In such a manner did John Muir offer his readers stunning portrayals of a still wild and unblemished American landscape, which he set out to save for all generations to come. And so he did, throughout his long life, working with unceasing labor to protect such natural wonders as the Grand Canyon, the redwoods and the Petrified Forest, and winning over his friend and woodland companion Theodore Roosevelt to the cause of national conservation.


       From his own testimony, it is possible to gauge that Muir must have possessed an extraordinary inner strength in order for him to pursue such a dedicated and austere vocation, despite many setbacks and considerable opposition. For, then as now, a number of powerful special interests had little sympathy for Muir’s spirited, pugnacious defense of our imperiled natural heritage. In fact, the long, protracted struggle that Muir and like-minded allies waged to win over leading public figures to policies of conservation and wise stewardship of land and resources finally drove him to affirm that the virtually unspoiled tracts that, at that time, still lay across America, should be placed off limits to public use, even for camping and recreation. 

That view, in the end, was to put John Muir at odds with one of his most cherished confreres, Gifford Pinchot. Although, to be sure, theirs was but a merry quarrel, after all, between two far-seeing men, who had shared many a campfire under the stars. 

Judged by Stuart Udall, John F. Kennedy’s Interior Secretary, to be among the most distinguished of all the men who have held that office, Pinchot knew, from his hard but successful struggle to have nature preserves set aside in his home state of Pennsylvania, that the public must be enlisted in the cause of conservation. 

And so they should certainly have access to our great natural sites, under the responsible vigilance of those charged with the care of preserved lands.

As an inspired but practical bureaucrat, Gifford Pinchot foresaw that, were that not so, then the entire enterprise for which they had so long toiled could come to be viewed as the genteel hobby of an elite leisure class, “tree-huggers” in current parlance. In saying so, Pinchot surely must have had in mind the terrible reverse for the cause of natural conservation that he, Muir and others had suffered in the catastrophic flooding of the pristine Hetch Hetchy Valley in California, a decision made at the highest levels of government.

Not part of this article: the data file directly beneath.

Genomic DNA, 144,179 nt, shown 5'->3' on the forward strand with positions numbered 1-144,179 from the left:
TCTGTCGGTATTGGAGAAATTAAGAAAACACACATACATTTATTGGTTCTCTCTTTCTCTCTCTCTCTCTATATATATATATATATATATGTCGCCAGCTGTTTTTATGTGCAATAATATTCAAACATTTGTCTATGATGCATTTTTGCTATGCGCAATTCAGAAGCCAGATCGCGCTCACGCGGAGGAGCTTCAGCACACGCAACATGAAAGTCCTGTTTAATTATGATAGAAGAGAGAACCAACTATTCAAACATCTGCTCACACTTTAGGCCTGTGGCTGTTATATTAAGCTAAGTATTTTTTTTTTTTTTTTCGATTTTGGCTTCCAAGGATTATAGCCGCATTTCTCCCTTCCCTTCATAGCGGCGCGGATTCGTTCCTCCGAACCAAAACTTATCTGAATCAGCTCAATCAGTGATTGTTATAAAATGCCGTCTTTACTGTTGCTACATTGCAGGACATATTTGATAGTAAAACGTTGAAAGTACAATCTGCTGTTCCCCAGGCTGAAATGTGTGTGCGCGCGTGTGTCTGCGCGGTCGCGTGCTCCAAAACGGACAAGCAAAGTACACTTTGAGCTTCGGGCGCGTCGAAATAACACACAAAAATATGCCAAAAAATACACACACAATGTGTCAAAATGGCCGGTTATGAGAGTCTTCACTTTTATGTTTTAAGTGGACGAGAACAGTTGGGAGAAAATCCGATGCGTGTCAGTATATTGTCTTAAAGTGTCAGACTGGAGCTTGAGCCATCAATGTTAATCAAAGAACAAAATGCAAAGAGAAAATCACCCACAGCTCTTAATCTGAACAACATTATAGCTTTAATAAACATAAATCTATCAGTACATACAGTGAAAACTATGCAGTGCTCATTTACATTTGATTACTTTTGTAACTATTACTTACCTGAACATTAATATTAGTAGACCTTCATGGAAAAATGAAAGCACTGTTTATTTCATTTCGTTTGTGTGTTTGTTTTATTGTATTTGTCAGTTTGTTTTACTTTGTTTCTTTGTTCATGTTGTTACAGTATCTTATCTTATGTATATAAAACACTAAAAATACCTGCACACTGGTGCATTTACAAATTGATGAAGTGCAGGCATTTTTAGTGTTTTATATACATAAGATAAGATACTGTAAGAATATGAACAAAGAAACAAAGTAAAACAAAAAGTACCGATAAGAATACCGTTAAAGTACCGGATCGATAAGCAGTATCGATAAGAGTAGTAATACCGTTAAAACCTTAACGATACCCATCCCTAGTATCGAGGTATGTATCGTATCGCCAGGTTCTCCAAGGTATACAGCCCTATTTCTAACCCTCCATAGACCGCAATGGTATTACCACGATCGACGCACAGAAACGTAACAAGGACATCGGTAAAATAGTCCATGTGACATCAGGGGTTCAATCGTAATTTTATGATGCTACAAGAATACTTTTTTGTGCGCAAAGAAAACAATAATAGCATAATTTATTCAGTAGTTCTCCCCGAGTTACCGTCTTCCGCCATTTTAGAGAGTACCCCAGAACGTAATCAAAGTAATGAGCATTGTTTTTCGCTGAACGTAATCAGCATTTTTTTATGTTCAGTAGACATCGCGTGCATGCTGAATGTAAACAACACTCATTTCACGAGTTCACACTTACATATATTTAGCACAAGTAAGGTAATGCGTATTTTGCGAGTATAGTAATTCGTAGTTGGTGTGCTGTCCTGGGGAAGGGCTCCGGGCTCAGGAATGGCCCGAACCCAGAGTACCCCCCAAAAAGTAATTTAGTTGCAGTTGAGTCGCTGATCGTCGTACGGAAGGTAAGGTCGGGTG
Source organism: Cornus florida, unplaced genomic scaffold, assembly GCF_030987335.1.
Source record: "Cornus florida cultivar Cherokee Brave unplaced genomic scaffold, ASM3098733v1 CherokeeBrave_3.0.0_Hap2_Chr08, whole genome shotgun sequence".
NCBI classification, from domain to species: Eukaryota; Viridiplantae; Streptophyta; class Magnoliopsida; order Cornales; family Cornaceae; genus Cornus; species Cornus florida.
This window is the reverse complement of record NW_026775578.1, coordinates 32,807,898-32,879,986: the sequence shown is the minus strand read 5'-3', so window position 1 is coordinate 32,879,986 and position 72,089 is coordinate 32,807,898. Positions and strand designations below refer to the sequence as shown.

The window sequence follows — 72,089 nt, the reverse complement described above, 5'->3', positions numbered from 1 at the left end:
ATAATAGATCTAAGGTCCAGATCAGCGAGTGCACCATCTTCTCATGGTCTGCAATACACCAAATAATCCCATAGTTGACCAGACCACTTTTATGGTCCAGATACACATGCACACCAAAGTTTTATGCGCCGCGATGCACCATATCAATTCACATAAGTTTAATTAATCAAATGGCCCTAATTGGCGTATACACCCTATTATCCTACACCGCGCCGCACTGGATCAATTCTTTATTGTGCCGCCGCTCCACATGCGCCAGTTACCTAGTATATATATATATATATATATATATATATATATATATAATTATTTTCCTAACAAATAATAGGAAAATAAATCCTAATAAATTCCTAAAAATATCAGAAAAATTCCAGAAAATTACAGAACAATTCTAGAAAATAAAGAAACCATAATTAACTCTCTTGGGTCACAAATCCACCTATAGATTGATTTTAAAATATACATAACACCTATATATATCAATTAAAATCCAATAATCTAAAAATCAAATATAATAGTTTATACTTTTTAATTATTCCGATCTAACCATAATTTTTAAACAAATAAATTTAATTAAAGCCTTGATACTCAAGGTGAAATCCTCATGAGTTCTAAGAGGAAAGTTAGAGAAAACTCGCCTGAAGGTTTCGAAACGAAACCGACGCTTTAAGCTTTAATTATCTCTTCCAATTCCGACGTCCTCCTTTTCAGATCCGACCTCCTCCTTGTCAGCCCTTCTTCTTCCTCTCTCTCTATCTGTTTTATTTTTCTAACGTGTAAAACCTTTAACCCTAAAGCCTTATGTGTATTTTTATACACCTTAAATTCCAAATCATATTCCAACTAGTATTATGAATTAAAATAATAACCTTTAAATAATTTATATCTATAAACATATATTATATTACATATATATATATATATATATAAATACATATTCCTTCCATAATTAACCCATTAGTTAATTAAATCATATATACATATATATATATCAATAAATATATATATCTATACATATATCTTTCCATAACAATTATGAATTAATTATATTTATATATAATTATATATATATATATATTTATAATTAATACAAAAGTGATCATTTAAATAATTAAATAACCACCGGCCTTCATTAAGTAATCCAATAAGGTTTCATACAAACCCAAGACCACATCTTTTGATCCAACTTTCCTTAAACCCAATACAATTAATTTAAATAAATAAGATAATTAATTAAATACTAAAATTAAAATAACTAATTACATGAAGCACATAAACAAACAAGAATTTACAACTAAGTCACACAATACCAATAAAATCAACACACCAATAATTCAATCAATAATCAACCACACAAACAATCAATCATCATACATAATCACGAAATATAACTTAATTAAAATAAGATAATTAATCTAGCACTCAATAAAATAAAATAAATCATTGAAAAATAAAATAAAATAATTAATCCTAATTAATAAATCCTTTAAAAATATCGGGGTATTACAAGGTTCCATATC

If we wish to fathom John Muir’s sense of what was (and is) truly lost by the promotion of such calamitous policies, we need only look at the exquisitely rendered remembrances that he set down of his early life. There he demonstrates a remarkable appreciation of the qualities that inhere in creatures of the field and woodland, and a fascination with the teeming, multifaceted life he saw disporting along the riverbanks, in the swamps and on the prairies. Of the oxen on his father’s farm, he wrote, “We recognized their kinship, by their intelligent, alert curiosity, manifested in listening to strange sounds; their love of play; the attachments they made; and their mourning, long continued, when a companion was killed.” 

To read these pensive musings of the aged naturalist, recalling so well his changing cast of mind as a young man, is to become aware that John Muir, almost from the beginning of his career as a defender of America’s imperiled natural treasures, “had begun,” as his biographer notes, “to discover for himself a way of living not on the land but with it, so that he might receive its gifts of the spirit.” 

Thus, of John Muir it can justly be said that he anticipated, far in advance of Aldo Leopold in A Sand County Almanac (1949), the valuable and far-seeing concept of a “land ethic.” Here is yet another example of his reverent regard for the sylvan realm that lay in his all-encompassing view: “When I entered this sublime wilderness the day was nearly done, the trees with rosy glowing countenances seemed to be hushed and thoughtful, as if waiting in conscious religious dependence on the sun, and one naturally walked softly and awe-stricken among them.” 

So did John of the Mountains strive, with his finely crafted prose poetry, to engage his contemporaries, and later generations to come, in saving the patrimony that is part of our “goodly heritage.”

“This grand show is eternal,” Muir wrote. “It is always sunrise somewhere; the dew is never all dried at once; a shower is forever falling; vapor is ever rising.

“Eternal sunrise, eternal sunset, eternal dawn and gloaming, on sea and continents and islands, each in its turn, as the round earth rolls.”




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M  C  R

This work is copyrighted by the author, William Zehringer. All rights reserved.